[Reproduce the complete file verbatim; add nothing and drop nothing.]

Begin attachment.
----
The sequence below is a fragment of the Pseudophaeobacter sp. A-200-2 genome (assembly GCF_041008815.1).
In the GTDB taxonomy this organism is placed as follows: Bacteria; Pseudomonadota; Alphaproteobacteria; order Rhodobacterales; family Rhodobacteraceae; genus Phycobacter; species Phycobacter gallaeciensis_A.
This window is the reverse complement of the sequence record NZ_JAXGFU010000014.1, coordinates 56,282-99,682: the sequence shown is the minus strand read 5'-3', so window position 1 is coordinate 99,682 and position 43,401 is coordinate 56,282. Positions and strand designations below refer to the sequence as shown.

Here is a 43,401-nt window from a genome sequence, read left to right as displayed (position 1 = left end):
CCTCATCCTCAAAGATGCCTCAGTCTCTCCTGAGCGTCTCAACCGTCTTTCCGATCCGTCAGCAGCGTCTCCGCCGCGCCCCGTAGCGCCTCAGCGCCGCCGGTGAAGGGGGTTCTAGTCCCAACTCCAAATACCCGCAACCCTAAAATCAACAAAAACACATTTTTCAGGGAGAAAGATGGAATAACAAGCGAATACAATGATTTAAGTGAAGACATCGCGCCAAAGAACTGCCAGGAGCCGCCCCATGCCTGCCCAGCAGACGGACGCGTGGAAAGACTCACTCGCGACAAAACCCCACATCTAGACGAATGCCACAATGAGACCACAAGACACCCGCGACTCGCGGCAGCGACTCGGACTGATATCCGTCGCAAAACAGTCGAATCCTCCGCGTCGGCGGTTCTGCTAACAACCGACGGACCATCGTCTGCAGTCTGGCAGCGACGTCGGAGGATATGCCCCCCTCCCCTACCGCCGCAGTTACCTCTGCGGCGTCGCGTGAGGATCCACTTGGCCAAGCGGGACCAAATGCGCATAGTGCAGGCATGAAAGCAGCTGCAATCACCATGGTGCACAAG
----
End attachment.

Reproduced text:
The sequence below is a fragment of the Pseudophaeobacter sp. A-200-2 genome (assembly GCF_041008815.1).
In the GTDB taxonomy this organism is placed as follows: Bacteria; Pseudomonadota; Alphaproteobacteria; order Rhodobacterales; family Rhodobacteraceae; genus Phycobacter; species Phycobacter gallaeciensis_A.
This window is the reverse complement of the sequence record NZ_JAXGFU010000014.1, coordinates 56,282-99,682: the sequence shown is the minus strand read 5'-3', so window position 1 is coordinate 99,682 and position 43,401 is coordinate 56,282. Positions and strand designations below refer to the sequence as shown.

Here is a 43,401-nt window from a genome sequence, read left to right as displayed (position 1 = left end):
CCTCATCCTCAAAGATGCCTCAGTCTCTCCTGAGCGTCTCAACCGTCTTTCCGATCCGTCAGCAGCGTCTCCGCCGCGCCCCGTAGCGCCTCAGCGCCGCCGGTGAAGGGGGTTCTAGTCCCAACTCCAAATACCCGCAACCCTAAAATCAACAAAAACACATTTTTCAGGGAGAAAGATGGAATAACAAGCGAATACAATGATTTAAGTGAAGACATCGCGCCAAAGAACTGCCAGGAGCCGCCCCATGCCTGCCCAGCAGACGGACGCGTGGAAAGACTCACTCGCGACAAAACCCCACATCTAGACGAATGCCACAATGAGACCACAAGACACCCGCGACTCGCGGCAGCGACTCGGACTGATATCCGTCGCAAAACAGTCGAATCCTCCGCGTCGGCGGTTCTGCTAACAACCGACGGACCATCGTCTGCAGTCTGGCAGCGACGTCGGAGGATATGCCCCCCTCCCCTACCGCCGCAGTTACCTCTGCGGCGTCGCGTGAGGATCCACTTGGCCAAGCGGGACCAAATGCGCATAGTGCAGGCATGAAAGCAGCTGCAATCACCATGGTGCACAAG